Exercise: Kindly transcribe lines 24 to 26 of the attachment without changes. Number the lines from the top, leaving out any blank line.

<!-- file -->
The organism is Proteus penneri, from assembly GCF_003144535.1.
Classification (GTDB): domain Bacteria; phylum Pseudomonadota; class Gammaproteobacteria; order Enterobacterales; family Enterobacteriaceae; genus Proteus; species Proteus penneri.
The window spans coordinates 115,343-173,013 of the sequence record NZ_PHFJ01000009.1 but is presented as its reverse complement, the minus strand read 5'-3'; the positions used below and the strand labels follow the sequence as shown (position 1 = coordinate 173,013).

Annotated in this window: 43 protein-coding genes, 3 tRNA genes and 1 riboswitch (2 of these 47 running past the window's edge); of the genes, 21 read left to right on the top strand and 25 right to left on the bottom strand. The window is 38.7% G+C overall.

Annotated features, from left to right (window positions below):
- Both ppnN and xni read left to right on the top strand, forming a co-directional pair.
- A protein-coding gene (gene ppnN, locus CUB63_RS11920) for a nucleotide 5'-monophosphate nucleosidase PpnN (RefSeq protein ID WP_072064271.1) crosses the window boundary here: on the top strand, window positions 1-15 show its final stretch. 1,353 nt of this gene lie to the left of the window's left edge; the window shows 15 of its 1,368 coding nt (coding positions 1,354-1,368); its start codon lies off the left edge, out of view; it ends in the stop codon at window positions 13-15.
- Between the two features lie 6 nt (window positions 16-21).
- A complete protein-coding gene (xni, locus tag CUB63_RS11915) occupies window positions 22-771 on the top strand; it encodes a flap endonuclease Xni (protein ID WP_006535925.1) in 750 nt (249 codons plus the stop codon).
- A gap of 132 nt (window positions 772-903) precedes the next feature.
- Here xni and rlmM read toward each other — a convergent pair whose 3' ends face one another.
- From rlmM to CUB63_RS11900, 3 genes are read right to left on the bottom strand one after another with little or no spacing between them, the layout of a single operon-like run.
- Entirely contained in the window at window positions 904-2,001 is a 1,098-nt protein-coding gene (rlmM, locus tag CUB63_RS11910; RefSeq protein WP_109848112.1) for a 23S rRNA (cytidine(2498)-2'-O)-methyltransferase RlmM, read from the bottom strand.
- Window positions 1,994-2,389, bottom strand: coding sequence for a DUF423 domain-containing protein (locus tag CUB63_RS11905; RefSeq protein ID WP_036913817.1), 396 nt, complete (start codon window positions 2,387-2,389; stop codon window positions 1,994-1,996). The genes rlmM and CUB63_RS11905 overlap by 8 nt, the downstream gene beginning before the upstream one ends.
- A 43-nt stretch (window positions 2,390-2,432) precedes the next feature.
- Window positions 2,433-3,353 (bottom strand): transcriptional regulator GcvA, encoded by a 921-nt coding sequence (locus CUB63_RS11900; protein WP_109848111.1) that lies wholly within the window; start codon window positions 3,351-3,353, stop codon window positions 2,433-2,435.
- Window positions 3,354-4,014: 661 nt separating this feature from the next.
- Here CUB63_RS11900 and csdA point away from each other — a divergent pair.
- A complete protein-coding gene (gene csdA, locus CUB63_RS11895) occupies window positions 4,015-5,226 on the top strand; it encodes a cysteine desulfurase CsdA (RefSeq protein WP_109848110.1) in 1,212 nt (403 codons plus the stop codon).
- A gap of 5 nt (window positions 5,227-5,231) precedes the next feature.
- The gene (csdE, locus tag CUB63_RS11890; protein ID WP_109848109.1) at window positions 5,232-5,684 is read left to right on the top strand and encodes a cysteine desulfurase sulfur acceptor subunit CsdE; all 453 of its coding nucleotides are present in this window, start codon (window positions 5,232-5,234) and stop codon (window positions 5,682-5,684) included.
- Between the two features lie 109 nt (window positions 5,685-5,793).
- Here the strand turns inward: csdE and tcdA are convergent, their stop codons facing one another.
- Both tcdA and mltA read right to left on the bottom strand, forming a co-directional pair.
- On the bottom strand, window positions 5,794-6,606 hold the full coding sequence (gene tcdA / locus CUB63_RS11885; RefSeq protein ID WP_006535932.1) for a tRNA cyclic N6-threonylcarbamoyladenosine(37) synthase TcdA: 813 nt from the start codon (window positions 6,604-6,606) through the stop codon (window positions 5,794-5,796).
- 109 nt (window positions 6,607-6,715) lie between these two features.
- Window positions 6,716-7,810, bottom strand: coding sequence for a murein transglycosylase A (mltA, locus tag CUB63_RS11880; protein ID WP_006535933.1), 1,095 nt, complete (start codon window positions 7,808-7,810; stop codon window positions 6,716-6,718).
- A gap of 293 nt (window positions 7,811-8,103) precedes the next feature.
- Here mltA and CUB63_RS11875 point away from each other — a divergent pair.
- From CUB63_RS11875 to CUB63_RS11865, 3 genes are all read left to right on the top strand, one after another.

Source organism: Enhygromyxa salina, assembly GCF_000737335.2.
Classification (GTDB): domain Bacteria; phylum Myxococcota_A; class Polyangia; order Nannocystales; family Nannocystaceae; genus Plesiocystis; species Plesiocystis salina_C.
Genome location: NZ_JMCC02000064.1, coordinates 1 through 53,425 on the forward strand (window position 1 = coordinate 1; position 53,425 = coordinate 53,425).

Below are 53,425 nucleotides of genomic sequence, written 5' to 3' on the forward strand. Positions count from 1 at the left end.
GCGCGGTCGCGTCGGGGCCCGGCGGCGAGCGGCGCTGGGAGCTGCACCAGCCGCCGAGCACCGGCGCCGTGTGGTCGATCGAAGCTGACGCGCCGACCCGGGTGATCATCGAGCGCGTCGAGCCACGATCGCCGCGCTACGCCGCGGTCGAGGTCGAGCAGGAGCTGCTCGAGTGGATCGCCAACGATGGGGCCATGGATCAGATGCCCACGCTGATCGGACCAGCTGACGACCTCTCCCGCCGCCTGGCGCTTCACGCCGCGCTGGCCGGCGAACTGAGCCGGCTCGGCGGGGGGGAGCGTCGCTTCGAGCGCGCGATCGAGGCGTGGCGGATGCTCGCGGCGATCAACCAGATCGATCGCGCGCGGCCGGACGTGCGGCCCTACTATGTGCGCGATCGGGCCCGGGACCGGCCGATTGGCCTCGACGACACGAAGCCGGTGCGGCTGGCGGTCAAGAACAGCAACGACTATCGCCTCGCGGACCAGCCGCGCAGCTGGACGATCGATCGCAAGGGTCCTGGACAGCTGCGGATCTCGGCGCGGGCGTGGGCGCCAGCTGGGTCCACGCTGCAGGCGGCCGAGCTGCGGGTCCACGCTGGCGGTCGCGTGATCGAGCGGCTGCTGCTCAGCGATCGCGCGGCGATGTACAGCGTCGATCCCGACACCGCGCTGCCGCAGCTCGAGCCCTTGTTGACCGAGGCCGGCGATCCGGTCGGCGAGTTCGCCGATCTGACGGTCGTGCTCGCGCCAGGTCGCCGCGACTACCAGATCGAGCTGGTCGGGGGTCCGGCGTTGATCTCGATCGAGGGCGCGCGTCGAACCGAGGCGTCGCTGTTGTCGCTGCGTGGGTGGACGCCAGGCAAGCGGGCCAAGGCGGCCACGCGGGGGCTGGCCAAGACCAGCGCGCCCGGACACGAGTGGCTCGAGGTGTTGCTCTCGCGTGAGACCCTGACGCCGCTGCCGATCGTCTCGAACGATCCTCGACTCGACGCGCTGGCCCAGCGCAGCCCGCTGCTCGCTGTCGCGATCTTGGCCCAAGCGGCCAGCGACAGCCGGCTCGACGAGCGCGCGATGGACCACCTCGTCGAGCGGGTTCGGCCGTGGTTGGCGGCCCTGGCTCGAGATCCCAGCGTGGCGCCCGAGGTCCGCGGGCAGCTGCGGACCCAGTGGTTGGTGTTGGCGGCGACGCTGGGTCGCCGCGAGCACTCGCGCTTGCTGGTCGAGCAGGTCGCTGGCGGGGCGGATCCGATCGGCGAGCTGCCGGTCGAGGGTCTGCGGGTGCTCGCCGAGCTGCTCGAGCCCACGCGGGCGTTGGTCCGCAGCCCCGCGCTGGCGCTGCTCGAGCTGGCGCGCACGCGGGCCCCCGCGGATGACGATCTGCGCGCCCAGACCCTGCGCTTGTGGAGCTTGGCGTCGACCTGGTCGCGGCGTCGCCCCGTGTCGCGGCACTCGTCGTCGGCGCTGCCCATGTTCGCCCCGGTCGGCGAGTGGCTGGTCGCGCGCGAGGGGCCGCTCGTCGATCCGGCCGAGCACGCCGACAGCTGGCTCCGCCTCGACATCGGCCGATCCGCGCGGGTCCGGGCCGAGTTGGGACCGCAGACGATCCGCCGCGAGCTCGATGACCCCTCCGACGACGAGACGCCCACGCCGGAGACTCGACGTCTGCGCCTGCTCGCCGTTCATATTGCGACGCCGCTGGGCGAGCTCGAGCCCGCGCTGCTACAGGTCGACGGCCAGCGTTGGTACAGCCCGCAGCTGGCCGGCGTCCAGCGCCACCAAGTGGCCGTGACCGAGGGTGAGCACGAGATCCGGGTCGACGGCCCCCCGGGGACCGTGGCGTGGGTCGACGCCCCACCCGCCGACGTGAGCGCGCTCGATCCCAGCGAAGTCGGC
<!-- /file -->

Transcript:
- Both tcdA and mltA read right to left on the bottom strand, forming a co-directional pair.
- On the bottom strand, window positions 5,794-6,606 hold the full coding sequence (gene tcdA / locus CUB63_RS11885; RefSeq protein ID WP_006535932.1) for a tRNA cyclic N6-threonylcarbamoyladenosine(37) synthase TcdA: 813 nt from the start codon (window positions 6,604-6,606) through the stop codon (window positions 5,794-5,796).
- 109 nt (window positions 6,607-6,715) lie between these two features.